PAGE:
The defendant-officials now appeal that ruling, arguing that their decisions concerning prison administration fell within the scope of their qualified immunity. We agree and therefore reverse the District Court's judgment.
A. Constitutional Injury
To support liability under 42 U.S.C. § 1983, it was necessary for the District Court to find that the defendants violated some right of the plaintiffs secured by federal statute or the Constitution. Here, the plaintiffs attributed the defendants' liability to their conduct in permitting prison overcrowding in violation of the plaintiffs' rights under the Constitution. The foundation of the constitutional right is different for the two classes of plaintiffs: the pretrial detainees must rely upon the Fifth Amendment's guarantee of due process, whereas the convicted plaintiffs must ground their claims upon the Eighth Amendment's ban on cruel and unusual punishment. In either case, we have no pause in agreeing that, under recent case law, prison overcrowding may violate the Constitution where it is so egregious that it endangers the safety of inmates. See Morgan v. District of Columbia, 824 F.2d 1049, 1056-58, 1061 (D.C. Cir. 1987). Nor do we doubt that the facts presented in the case before us, read in view of currently applicable constitutional principles and in a light most favorable to the appellees, arguably might support a finding that the defendants fostered unconstitutional overcrowding at the D.C. Jail and that they could be held liable for any damages that proximately flow from that constitutional violation. Indeed, in Morgan, this court refused to overturn a jury verdict assigning official liability under section 1983 to the District of Columbia for inmate violence attributed to overcrowding at the very same jail only one month before the violent outburst at issue here. See id.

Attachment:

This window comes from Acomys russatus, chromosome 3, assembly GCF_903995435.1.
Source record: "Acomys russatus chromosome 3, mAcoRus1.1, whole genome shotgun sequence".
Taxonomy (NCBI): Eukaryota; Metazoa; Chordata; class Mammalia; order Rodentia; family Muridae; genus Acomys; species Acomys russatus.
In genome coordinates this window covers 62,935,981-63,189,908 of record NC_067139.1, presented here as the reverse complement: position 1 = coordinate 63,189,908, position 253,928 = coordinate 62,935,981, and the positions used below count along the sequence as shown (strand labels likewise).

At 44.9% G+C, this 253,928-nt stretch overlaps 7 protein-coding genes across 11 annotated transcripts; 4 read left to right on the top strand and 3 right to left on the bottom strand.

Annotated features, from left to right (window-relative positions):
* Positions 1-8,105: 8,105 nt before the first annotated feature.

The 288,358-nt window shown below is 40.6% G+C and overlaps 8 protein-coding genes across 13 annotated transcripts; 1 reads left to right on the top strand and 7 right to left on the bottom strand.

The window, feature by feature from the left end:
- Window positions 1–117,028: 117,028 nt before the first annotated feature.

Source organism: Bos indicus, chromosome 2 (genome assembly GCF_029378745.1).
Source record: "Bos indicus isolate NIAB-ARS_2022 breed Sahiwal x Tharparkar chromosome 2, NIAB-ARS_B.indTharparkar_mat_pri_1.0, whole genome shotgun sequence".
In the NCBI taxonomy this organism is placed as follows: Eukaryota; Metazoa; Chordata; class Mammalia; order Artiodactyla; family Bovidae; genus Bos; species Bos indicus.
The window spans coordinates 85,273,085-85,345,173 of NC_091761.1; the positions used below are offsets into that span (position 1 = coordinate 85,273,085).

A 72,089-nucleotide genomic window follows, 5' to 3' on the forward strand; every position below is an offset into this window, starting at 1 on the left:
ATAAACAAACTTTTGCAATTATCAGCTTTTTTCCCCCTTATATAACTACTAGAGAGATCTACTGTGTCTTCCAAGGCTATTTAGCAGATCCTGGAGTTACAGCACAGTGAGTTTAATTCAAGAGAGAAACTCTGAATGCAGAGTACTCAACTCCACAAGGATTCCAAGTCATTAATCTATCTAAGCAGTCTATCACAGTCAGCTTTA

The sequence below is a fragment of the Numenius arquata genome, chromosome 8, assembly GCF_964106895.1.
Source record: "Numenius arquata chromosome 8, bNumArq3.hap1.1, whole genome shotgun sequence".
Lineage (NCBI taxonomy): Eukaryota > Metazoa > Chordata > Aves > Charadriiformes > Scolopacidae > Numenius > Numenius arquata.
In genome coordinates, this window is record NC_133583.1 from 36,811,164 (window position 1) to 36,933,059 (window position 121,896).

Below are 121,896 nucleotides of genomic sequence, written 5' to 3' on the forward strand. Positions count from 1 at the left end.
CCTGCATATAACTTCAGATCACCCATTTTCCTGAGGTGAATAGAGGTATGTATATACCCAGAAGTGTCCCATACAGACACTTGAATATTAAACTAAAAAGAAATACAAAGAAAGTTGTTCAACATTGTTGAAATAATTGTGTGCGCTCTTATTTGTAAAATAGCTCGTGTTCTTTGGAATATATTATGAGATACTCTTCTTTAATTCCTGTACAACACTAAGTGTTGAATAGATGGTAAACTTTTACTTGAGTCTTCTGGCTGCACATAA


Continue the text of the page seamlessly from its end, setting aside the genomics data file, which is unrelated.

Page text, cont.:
Section 1983 provides: